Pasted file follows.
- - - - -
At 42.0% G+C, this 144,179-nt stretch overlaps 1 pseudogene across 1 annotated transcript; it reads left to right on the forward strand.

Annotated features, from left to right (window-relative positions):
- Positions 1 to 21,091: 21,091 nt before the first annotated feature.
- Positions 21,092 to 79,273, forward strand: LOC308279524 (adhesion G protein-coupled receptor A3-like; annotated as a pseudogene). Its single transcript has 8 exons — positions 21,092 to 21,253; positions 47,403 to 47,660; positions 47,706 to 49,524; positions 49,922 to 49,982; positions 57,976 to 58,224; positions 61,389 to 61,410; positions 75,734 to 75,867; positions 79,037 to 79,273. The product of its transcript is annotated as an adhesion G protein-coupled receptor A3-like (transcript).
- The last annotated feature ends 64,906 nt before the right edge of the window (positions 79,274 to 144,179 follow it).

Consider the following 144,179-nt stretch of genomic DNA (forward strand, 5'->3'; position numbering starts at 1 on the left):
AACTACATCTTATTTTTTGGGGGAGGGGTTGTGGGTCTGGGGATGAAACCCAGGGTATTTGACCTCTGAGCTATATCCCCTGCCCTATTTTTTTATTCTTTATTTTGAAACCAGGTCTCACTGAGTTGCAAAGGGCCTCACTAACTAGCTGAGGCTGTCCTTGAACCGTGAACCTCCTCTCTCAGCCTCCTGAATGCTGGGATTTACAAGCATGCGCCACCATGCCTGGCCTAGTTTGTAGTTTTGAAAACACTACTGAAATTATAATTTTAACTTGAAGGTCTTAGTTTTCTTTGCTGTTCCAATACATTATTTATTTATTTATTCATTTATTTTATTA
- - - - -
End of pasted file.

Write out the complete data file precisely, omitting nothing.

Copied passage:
At 42.0% G+C, this 144,179-nt stretch overlaps 1 pseudogene across 1 annotated transcript; it reads left to right on the forward strand.

Annotated features, from left to right (window-relative positions):
- Positions 1 to 21,091: 21,091 nt before the first annotated feature.
- Positions 21,092 to 79,273, forward strand: LOC308279524 (adhesion G protein-coupled receptor A3-like; annotated as a pseudogene). Its single transcript has 8 exons — positions 21,092 to 21,253; positions 47,403 to 47,660; positions 47,706 to 49,524; positions 49,922 to 49,982; positions 57,976 to 58,224; positions 61,389 to 61,410; positions 75,734 to 75,867; positions 79,037 to 79,273. The product of its transcript is annotated as an adhesion G protein-coupled receptor A3-like (transcript).
- The last annotated feature ends 64,906 nt before the right edge of the window (positions 79,274 to 144,179 follow it).

Consider the following 144,179-nt stretch of genomic DNA (forward strand, 5'->3'; position numbering starts at 1 on the left):
AACTACATCTTATTTTTTGGGGGAGGGGTTGTGGGTCTGGGGATGAAACCCAGGGTATTTGACCTCTGAGCTATATCCCCTGCCCTATTTTTTTATTCTTTATTTTGAAACCAGGTCTCACTGAGTTGCAAAGGGCCTCACTAACTAGCTGAGGCTGTCCTTGAACCGTGAACCTCCTCTCTCAGCCTCCTGAATGCTGGGATTTACAAGCATGCGCCACCATGCCTGGCCTAGTTTGTAGTTTTGAAAACACTACTGAAATTATAATTTTAACTTGAAGGTCTTAGTTTTCTTTGCTGTTCCAATACATTATTTATTTATTTATTCATTTATTTTATTA